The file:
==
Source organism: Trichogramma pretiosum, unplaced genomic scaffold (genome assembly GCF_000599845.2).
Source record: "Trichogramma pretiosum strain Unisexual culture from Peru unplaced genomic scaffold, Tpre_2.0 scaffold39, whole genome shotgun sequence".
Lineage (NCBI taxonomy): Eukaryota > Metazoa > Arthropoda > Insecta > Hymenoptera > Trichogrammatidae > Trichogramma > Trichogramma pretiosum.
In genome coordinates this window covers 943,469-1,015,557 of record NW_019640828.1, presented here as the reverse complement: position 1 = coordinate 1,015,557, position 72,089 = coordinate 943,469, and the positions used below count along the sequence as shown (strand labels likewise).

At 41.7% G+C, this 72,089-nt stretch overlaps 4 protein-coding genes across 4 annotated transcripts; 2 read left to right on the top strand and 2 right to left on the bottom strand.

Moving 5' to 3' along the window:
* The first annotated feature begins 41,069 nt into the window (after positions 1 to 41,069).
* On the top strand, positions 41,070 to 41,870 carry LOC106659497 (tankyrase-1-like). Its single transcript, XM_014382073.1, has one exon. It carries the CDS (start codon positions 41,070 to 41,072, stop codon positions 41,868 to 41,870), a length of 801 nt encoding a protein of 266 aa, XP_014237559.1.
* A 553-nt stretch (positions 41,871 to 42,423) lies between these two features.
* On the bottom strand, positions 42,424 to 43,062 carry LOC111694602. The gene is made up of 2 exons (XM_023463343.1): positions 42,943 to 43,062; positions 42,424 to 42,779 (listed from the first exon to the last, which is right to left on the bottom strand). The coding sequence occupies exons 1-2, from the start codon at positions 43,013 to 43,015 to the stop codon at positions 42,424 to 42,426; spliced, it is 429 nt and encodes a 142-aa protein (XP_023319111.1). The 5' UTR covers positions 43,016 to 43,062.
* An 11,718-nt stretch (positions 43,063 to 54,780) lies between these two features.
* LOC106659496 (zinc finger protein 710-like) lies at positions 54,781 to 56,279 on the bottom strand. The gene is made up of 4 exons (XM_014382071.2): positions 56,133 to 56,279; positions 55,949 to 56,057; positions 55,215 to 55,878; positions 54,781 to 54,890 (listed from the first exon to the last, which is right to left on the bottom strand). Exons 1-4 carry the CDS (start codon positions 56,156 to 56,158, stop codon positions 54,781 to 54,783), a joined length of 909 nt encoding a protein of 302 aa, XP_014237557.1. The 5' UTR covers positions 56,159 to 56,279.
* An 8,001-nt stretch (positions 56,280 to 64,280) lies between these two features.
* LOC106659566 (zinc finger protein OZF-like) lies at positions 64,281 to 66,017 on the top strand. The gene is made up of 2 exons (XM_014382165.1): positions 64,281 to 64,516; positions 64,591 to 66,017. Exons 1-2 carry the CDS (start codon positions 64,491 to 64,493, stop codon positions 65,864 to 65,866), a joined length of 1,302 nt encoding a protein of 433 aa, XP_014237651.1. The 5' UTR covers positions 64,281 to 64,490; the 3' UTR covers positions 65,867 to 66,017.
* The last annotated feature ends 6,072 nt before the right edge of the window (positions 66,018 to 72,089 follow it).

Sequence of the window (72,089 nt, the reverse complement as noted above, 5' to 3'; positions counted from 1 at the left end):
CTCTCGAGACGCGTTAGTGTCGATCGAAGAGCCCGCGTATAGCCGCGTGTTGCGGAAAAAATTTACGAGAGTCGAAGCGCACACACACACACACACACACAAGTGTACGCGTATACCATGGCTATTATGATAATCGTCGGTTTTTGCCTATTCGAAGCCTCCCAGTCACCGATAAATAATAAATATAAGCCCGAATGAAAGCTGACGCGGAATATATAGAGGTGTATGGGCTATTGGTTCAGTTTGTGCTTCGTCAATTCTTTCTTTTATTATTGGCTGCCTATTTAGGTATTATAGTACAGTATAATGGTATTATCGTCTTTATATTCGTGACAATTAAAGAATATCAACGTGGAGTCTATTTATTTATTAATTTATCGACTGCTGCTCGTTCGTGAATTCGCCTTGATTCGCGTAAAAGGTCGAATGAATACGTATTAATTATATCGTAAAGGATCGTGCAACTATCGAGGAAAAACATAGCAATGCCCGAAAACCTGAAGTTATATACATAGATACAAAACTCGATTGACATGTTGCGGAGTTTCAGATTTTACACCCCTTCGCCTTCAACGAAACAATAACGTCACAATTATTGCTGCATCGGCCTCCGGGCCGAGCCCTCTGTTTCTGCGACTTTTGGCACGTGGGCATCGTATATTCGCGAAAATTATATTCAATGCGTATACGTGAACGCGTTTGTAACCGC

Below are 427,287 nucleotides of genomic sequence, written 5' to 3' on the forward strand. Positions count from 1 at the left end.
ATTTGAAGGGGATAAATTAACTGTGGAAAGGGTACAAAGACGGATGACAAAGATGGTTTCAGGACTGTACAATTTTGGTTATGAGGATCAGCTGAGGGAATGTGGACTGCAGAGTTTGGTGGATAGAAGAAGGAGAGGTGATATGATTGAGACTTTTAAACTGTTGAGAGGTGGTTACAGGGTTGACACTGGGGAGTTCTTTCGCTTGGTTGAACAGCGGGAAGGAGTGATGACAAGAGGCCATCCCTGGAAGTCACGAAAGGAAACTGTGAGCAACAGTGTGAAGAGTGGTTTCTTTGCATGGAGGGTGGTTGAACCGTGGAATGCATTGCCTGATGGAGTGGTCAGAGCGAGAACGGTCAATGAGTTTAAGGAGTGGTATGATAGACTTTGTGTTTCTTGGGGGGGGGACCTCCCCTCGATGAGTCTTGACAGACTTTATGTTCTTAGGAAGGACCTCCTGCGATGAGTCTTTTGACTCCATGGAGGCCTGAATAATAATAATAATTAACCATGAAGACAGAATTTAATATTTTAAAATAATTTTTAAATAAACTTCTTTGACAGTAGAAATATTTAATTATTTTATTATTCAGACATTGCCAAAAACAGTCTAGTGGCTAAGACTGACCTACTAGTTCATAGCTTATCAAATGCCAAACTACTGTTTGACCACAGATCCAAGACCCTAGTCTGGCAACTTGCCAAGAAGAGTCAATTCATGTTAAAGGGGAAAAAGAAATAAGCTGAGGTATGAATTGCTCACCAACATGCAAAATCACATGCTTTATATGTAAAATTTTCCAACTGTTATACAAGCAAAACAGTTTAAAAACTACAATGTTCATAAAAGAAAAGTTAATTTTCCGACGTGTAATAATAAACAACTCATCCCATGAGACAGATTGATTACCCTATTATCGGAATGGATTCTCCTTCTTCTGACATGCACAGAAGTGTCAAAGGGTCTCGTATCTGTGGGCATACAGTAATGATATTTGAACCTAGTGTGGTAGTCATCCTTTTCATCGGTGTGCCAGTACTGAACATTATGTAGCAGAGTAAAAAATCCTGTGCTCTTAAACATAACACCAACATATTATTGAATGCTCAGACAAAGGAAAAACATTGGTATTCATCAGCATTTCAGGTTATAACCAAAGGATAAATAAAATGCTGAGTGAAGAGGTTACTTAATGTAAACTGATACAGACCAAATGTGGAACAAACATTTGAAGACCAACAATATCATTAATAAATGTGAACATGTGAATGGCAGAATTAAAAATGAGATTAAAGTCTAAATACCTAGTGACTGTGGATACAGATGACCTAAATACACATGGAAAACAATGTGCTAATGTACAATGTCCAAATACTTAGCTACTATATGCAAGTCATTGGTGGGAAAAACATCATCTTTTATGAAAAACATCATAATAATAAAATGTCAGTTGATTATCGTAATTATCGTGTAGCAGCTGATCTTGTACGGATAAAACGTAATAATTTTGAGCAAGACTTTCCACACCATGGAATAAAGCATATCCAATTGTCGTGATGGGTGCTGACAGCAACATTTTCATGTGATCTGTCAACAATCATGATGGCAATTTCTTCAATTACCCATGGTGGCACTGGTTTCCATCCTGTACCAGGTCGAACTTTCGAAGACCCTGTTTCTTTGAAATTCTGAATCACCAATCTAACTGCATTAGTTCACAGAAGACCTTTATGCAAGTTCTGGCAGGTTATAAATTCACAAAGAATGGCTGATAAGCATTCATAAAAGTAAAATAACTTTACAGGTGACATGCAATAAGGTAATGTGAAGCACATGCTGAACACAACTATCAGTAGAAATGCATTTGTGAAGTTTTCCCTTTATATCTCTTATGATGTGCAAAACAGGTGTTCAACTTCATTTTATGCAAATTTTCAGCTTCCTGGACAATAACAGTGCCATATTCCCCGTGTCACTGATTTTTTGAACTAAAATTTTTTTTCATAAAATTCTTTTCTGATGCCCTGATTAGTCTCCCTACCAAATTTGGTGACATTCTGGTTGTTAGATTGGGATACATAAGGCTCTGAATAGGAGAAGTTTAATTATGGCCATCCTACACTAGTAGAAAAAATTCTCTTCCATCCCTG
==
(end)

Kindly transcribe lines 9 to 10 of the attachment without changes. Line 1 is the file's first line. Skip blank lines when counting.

* A 553-nt stretch (positions 41,871 to 42,423) lies between these two features.
* On the bottom strand, positions 42,424 to 43,062 carry LOC111694602. The gene is made up of 2 exons (XM_023463343.1): positions 42,943 to 43,062; positions 42,424 to 42,779 (listed from the first exon to the last, which is right to left on the bottom strand). The coding sequence occupies exons 1-2, from the start codon at positions 43,013 to 43,015 to the stop codon at positions 42,424 to 42,426; spliced, it is 429 nt and encodes a 142-aa protein (XP_023319111.1). The 5' UTR covers positions 43,016 to 43,062.